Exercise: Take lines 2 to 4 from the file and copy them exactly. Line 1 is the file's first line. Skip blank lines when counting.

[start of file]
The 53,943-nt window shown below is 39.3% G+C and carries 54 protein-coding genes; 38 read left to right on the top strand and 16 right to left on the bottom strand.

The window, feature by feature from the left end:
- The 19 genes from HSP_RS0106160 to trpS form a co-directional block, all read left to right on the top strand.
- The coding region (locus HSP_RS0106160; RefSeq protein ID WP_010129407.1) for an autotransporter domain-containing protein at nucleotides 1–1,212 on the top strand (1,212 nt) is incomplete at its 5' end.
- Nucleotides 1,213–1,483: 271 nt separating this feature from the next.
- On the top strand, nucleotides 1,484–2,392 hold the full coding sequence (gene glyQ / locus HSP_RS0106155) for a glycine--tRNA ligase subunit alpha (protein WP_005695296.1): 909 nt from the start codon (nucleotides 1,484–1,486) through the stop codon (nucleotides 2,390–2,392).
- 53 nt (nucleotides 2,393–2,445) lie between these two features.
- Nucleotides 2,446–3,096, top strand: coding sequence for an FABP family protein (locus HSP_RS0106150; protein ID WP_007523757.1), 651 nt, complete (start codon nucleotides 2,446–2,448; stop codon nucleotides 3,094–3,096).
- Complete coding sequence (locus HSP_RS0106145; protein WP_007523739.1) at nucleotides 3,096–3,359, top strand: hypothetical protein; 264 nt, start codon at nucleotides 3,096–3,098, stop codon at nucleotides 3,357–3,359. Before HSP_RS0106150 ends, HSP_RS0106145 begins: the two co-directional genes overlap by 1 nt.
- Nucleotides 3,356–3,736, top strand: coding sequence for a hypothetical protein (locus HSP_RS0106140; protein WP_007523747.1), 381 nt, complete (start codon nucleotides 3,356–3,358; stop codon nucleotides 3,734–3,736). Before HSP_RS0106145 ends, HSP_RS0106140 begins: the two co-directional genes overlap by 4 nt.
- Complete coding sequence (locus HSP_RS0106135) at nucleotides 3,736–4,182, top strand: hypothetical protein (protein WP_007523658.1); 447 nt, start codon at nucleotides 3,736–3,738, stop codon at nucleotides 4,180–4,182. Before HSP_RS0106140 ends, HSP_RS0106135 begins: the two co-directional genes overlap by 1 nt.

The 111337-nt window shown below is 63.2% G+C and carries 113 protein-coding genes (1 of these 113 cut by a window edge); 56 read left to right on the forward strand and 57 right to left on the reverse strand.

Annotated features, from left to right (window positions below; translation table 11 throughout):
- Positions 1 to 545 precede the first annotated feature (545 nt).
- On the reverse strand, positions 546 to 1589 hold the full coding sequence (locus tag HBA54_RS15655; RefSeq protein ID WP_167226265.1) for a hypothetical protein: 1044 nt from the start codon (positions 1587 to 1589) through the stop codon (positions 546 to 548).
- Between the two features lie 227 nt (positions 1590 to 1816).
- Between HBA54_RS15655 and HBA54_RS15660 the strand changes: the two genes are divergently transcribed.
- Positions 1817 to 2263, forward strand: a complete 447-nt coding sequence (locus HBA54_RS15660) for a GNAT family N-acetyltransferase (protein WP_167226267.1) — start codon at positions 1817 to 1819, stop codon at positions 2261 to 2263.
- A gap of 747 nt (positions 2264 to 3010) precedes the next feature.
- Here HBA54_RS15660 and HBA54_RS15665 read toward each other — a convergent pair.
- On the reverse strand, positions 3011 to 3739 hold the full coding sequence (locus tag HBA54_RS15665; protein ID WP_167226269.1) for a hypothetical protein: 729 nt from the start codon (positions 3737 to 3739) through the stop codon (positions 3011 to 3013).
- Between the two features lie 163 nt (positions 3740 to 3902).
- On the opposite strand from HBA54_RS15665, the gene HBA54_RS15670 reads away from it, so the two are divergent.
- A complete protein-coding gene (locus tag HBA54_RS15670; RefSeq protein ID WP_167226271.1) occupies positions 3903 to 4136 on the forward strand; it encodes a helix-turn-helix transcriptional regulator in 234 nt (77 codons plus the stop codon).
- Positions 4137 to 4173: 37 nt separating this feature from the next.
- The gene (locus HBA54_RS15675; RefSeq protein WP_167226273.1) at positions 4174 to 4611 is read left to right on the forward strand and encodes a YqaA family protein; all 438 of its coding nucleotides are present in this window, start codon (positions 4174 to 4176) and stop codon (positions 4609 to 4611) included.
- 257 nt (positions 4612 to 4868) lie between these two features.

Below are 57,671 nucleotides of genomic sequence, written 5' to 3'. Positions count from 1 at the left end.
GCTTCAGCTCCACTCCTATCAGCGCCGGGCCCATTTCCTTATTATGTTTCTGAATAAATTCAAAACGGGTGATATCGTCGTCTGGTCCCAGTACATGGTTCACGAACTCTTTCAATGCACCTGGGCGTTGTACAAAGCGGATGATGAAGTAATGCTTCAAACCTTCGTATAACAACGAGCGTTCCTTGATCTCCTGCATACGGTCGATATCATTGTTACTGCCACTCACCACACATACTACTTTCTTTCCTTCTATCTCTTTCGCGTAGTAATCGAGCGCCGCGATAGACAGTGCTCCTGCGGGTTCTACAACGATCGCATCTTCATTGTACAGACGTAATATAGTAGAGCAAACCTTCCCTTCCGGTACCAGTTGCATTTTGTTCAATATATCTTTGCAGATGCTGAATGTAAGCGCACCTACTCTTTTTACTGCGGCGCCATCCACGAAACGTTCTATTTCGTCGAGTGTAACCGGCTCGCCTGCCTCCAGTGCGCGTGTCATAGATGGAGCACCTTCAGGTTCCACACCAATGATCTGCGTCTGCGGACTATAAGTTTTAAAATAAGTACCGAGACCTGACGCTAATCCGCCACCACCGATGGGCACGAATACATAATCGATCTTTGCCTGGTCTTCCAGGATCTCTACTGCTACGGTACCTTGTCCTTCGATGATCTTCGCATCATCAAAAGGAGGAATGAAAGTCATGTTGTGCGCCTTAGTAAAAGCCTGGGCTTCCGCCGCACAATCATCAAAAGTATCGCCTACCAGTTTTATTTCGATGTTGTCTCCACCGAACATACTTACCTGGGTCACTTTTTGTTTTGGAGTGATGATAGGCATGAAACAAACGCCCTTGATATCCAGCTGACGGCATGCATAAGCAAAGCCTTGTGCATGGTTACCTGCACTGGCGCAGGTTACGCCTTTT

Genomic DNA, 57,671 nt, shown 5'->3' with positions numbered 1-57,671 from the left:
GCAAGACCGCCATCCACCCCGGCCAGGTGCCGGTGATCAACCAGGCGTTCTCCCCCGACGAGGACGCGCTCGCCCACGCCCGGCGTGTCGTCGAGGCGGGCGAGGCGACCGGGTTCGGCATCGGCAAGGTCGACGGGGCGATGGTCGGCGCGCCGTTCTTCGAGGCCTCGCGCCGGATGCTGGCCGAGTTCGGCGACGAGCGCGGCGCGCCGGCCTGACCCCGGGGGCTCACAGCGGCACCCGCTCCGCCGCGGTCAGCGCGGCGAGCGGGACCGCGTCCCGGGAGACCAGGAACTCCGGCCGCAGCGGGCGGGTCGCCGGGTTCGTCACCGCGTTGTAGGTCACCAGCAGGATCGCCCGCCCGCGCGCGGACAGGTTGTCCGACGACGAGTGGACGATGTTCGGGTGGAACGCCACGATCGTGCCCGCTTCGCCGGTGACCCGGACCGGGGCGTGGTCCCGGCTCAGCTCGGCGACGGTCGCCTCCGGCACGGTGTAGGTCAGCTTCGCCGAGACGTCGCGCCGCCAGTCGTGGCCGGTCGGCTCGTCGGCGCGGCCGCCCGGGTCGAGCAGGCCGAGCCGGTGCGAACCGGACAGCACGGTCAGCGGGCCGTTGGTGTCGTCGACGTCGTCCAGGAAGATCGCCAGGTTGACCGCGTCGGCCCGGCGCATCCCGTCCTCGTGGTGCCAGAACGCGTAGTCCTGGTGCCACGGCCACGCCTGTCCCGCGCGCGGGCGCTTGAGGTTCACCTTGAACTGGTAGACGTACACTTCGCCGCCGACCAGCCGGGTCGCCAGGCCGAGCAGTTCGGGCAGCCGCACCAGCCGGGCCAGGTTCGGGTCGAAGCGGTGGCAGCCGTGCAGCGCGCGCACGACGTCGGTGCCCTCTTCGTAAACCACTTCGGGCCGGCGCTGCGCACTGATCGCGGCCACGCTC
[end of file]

The window, feature by feature from the left end:
- The 19 genes from HSP_RS0106160 to trpS form a co-directional block, all read left to right on the top strand.
- The coding region (locus HSP_RS0106160; RefSeq protein ID WP_010129407.1) for an autotransporter domain-containing protein at nucleotides 1–1,212 on the top strand (1,212 nt) is incomplete at its 5' end.